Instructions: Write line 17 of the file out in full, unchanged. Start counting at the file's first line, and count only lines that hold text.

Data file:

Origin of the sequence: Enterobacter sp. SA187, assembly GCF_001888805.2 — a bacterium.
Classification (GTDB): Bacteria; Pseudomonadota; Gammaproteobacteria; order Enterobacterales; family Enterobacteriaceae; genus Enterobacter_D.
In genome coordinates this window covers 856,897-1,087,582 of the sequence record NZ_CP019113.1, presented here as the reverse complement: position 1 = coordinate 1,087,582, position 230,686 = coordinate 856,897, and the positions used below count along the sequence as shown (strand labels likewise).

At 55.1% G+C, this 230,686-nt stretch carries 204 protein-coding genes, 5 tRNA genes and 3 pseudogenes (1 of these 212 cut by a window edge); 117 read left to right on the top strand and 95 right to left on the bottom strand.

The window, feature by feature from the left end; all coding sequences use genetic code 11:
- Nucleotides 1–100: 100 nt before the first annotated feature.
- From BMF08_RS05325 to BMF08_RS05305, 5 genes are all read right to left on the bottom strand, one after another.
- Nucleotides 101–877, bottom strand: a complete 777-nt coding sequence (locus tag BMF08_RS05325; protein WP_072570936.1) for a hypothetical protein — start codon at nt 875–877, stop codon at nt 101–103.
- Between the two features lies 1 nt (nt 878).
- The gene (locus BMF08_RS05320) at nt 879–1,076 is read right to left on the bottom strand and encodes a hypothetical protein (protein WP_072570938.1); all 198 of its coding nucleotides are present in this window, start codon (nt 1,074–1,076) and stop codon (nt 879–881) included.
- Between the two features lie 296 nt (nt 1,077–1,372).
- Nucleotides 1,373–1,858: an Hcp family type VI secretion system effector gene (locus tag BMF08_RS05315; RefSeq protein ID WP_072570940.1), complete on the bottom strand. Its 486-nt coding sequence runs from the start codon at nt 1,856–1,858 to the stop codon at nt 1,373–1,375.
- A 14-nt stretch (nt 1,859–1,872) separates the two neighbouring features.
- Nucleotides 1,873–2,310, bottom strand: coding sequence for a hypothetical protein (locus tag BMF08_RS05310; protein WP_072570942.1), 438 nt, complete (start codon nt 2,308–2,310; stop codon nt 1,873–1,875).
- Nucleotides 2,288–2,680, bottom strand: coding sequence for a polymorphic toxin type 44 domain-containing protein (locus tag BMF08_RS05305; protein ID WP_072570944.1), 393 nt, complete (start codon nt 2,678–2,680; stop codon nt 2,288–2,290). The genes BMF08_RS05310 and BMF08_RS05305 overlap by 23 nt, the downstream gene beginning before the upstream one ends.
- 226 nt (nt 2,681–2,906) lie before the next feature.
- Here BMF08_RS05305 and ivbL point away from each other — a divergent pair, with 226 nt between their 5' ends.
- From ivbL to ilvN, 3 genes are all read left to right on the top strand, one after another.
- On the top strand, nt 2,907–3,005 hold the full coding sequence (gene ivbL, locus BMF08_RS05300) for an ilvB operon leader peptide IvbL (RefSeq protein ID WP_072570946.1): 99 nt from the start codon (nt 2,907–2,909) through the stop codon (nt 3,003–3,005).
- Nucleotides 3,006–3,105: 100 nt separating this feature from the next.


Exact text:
- Here BMF08_RS05305 and ivbL point away from each other — a divergent pair, with 226 nt between their 5' ends.